Even with all of these new studies, our understanding of equine-assisted mental health and equine-assisted learning is still in its infancy. The vast majority of current studies seek to “prove” that equine-assisted mental health or equine-assisted learning is effective for a variety of populations. But, most lack essential details about the design of the intervention or service including the demographic information of the providers (licensure type, experience, education), the approach or model used, the activities conducted, and the role of the horse as an agent of change. Furthermore, most current studies do not include research on the mechanisms of change as related to therapeutic outcomes. All of this makes it very difficult to compare results or conclusively suggest efficacy.

A few days ago I signed a new contract with Routledge (the world’s leading academic publisher in the humanities and social sciences) to publish a book that will replace Walking the Way of the Horse with an updated and current text to educate professionals and students about equine-assisted mental health and equine-assisted learning.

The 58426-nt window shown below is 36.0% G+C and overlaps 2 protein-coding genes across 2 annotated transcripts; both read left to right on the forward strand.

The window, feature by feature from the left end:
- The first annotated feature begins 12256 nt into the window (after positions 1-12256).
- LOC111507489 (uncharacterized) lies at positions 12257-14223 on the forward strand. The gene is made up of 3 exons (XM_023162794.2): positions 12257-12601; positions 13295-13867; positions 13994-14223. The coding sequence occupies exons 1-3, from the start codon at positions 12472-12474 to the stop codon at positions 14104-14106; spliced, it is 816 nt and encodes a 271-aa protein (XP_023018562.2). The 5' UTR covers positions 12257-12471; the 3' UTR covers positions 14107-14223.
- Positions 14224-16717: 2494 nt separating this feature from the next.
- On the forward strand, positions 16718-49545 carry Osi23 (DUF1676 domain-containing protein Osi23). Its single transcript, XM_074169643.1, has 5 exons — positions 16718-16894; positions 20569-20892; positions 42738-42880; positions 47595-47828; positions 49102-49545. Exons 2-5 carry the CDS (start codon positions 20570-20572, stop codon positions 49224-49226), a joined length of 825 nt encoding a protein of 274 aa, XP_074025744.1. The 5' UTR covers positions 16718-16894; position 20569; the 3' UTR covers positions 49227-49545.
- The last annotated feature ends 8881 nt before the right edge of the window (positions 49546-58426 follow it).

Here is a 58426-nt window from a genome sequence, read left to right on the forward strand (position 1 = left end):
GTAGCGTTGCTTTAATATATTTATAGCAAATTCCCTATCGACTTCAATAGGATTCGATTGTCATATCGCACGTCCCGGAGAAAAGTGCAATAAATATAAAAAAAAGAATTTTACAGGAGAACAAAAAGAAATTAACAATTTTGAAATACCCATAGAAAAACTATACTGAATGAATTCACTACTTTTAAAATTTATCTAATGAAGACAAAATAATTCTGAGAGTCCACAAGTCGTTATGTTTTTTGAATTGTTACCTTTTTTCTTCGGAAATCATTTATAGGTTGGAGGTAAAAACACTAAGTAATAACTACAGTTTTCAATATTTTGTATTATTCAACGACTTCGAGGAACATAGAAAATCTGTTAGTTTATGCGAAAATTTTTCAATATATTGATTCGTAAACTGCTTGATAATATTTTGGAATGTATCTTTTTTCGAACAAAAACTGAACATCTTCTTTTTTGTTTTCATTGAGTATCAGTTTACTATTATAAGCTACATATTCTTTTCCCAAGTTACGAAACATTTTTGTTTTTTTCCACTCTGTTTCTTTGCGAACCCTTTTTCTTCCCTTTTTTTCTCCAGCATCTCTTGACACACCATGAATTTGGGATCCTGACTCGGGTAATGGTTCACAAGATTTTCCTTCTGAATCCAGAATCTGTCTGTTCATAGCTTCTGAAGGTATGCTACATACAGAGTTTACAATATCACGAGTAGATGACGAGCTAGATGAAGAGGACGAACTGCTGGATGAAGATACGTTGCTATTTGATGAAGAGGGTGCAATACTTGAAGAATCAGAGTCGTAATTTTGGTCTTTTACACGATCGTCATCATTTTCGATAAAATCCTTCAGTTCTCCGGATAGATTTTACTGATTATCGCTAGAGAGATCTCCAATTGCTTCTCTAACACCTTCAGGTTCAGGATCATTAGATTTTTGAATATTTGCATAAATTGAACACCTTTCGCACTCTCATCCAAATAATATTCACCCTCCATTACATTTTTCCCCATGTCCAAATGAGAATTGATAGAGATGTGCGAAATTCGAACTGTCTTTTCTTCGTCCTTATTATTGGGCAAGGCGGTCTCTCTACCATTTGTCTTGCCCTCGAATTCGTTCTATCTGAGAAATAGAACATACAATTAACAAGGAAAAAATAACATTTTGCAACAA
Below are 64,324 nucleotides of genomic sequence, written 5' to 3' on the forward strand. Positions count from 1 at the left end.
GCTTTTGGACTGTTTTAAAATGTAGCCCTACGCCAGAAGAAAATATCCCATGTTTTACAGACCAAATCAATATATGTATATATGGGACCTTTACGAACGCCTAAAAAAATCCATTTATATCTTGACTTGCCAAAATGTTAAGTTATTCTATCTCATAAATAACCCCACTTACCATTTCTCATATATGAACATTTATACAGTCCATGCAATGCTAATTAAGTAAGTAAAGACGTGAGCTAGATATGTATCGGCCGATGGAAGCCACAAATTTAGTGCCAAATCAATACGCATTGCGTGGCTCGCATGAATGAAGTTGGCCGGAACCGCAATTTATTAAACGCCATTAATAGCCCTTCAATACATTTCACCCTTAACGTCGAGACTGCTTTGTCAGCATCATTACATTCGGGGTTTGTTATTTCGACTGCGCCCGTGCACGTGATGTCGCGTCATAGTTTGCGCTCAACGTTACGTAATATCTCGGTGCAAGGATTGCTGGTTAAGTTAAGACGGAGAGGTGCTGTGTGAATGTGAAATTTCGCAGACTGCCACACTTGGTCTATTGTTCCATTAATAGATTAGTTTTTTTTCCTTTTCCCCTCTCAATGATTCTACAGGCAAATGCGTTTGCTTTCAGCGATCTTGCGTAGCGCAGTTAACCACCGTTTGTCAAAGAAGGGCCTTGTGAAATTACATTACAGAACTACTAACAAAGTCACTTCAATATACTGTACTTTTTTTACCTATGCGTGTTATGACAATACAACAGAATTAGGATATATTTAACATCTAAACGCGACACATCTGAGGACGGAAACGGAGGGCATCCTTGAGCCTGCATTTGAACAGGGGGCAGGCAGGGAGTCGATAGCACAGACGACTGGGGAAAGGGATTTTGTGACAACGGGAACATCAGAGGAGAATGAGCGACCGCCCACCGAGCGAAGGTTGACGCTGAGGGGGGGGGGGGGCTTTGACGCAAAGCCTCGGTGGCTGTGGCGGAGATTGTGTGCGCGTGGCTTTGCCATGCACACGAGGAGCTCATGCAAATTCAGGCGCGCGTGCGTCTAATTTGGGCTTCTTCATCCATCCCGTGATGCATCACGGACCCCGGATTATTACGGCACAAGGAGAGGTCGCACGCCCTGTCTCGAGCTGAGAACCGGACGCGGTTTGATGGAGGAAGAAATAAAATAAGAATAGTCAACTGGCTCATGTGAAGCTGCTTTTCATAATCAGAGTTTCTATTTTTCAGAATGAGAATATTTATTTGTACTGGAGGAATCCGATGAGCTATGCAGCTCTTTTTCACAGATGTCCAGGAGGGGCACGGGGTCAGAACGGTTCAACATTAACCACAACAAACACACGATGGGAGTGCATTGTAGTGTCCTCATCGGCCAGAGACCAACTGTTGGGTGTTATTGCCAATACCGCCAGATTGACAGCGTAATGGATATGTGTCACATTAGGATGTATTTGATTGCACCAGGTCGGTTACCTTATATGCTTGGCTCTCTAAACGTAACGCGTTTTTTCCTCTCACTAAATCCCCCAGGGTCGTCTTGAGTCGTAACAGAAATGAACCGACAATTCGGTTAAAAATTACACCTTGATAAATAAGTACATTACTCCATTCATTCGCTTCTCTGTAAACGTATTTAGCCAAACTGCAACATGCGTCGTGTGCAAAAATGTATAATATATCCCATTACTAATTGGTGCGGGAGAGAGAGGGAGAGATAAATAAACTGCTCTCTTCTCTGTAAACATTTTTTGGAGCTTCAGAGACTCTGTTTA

As a critical component of the research I will do for this book, I have partnered with Dr. Leslie Stewart of Idaho State University, the primary author of the American Counseling Association’s Animal-Assisted Therapy in Counseling Competencies to conduct an international cross-sectional research survey. Like myself, Dr. Stewart is dedicated to advancing our knowledge related to the practices of equine-assisted mental health and equine-assisted learning through empirical study.

Our survey is designed to gain a detailed understanding of the theoretical foundations of the various models or approaches commonly used when providing equine-assisted mental health or equine-assisted learning. This important survey includes questions related to provider demographics, theoretical foundations, mechanisms of change, the role of the provider and various staff/volunteers, and the role and demographics of the horses who are included in the various models of equine-assisted mental health or equine-assisted learning.

We will distribute the outcomes of this research back to our community both through my next book, and also by publishing the data in a peer-reviewed journal (assuming we are able to collect enough data and our article is accepted). We may also be able to present our findings at industry conferences or other events.

Without your participation in this survey, and others like it, our understanding of this emerging speciality area of practice will continue to be limited to personal opinions and anecdotal stories. Please consider taking the time to help advance our industry by taking this survey! THANK YOU FOR YOUR HELP AND SUPPORT.